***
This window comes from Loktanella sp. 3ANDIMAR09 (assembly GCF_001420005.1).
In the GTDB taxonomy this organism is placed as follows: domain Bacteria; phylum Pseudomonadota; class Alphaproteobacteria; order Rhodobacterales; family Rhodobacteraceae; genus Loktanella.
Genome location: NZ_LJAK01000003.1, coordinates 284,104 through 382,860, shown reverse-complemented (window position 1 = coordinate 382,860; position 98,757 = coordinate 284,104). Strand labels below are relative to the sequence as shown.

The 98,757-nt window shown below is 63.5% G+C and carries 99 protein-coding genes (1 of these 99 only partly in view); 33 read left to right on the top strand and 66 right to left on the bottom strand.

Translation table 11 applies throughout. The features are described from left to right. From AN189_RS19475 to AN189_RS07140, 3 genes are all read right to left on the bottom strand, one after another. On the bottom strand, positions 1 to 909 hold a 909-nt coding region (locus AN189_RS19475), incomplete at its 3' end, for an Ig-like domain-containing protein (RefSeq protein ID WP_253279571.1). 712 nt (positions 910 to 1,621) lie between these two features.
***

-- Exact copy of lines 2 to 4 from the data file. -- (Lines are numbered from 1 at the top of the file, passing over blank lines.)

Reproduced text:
In the GTDB taxonomy this organism is placed as follows: domain Bacteria; phylum Pseudomonadota; class Alphaproteobacteria; order Rhodobacterales; family Rhodobacteraceae; genus Loktanella.
Genome location: NZ_LJAK01000003.1, coordinates 284,104 through 382,860, shown reverse-complemented (window position 1 = coordinate 382,860; position 98,757 = coordinate 284,104). Strand labels below are relative to the sequence as shown.

The 98,757-nt window shown below is 63.5% G+C and carries 99 protein-coding genes (1 of these 99 only partly in view); 33 read left to right on the top strand and 66 right to left on the bottom strand.